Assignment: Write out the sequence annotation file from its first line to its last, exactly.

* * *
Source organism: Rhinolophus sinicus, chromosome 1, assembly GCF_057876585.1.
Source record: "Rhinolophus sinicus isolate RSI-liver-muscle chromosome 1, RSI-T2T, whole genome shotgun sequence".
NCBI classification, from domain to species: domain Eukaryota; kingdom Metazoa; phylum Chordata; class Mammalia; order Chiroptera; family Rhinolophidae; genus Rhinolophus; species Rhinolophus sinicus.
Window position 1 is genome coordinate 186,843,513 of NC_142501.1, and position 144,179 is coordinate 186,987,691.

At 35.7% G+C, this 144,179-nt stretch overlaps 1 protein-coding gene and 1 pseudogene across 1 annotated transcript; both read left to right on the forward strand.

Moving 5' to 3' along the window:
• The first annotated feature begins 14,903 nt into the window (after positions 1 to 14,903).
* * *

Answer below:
Source organism: Rhinolophus sinicus, chromosome 1, assembly GCF_057876585.1.
Source record: "Rhinolophus sinicus isolate RSI-liver-muscle chromosome 1, RSI-T2T, whole genome shotgun sequence".
NCBI classification, from domain to species: domain Eukaryota; kingdom Metazoa; phylum Chordata; class Mammalia; order Chiroptera; family Rhinolophidae; genus Rhinolophus; species Rhinolophus sinicus.
Window position 1 is genome coordinate 186,843,513 of NC_142501.1, and position 144,179 is coordinate 186,987,691.

At 35.7% G+C, this 144,179-nt stretch overlaps 1 protein-coding gene and 1 pseudogene across 1 annotated transcript; both read left to right on the forward strand.

Moving 5' to 3' along the window:
• The first annotated feature begins 14,903 nt into the window (after positions 1 to 14,903).